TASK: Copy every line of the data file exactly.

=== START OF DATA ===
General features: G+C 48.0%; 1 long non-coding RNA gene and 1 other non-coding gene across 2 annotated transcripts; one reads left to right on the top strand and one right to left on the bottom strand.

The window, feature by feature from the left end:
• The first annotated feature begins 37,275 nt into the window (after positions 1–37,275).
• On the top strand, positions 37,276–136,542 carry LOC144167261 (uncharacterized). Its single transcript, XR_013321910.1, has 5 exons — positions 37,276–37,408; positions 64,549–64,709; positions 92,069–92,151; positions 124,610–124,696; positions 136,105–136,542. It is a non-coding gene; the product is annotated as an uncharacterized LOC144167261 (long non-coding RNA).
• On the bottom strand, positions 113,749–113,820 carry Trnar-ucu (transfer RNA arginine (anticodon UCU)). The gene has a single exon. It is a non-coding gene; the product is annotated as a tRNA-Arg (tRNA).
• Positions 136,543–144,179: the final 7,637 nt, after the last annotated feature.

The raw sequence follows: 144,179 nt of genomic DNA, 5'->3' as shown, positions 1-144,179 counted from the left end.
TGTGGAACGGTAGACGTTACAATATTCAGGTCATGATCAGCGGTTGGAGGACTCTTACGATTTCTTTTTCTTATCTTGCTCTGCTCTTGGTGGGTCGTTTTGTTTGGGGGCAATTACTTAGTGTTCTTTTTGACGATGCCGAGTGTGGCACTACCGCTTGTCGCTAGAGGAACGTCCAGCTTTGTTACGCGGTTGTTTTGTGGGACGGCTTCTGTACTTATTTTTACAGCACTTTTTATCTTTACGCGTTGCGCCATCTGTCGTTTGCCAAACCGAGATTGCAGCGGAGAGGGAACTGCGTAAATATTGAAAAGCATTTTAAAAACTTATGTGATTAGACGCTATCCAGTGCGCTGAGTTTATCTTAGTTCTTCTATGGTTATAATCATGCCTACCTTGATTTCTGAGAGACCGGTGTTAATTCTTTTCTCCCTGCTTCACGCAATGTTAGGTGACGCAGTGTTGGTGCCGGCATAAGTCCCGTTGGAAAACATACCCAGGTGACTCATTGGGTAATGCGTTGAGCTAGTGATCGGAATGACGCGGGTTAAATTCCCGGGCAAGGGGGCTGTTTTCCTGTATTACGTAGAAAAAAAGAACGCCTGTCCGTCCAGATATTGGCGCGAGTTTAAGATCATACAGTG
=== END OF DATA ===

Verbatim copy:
General features: G+C 48.0%; 1 long non-coding RNA gene and 1 other non-coding gene across 2 annotated transcripts; one reads left to right on the top strand and one right to left on the bottom strand.

The window, feature by feature from the left end:
• The first annotated feature begins 37,275 nt into the window (after positions 1–37,275).
• On the top strand, positions 37,276–136,542 carry LOC144167261 (uncharacterized). Its single transcript, XR_013321910.1, has 5 exons — positions 37,276–37,408; positions 64,549–64,709; positions 92,069–92,151; positions 124,610–124,696; positions 136,105–136,542. It is a non-coding gene; the product is annotated as an uncharacterized LOC144167261 (long non-coding RNA).
• On the bottom strand, positions 113,749–113,820 carry Trnar-ucu (transfer RNA arginine (anticodon UCU)). The gene has a single exon. It is a non-coding gene; the product is annotated as a tRNA-Arg (tRNA).
• Positions 136,543–144,179: the final 7,637 nt, after the last annotated feature.

The raw sequence follows: 144,179 nt of genomic DNA, 5'->3' as shown, positions 1-144,179 counted from the left end.
TGTGGAACGGTAGACGTTACAATATTCAGGTCATGATCAGCGGTTGGAGGACTCTTACGATTTCTTTTTCTTATCTTGCTCTGCTCTTGGTGGGTCGTTTTGTTTGGGGGCAATTACTTAGTGTTCTTTTTGACGATGCCGAGTGTGGCACTACCGCTTGTCGCTAGAGGAACGTCCAGCTTTGTTACGCGGTTGTTTTGTGGGACGGCTTCTGTACTTATTTTTACAGCACTTTTTATCTTTACGCGTTGCGCCATCTGTCGTTTGCCAAACCGAGATTGCAGCGGAGAGGGAACTGCGTAAATATTGAAAAGCATTTTAAAAACTTATGTGATTAGACGCTATCCAGTGCGCTGAGTTTATCTTAGTTCTTCTATGGTTATAATCATGCCTACCTTGATTTCTGAGAGACCGGTGTTAATTCTTTTCTCCCTGCTTCACGCAATGTTAGGTGACGCAGTGTTGGTGCCGGCATAAGTCCCGTTGGAAAACATACCCAGGTGACTCATTGGGTAATGCGTTGAGCTAGTGATCGGAATGACGCGGGTTAAATTCCCGGGCAAGGGGGCTGTTTTCCTGTATTACGTAGAAAAAAAGAACGCCTGTCCGTCCAGATATTGGCGCGAGTTTAAGATCATACAGTG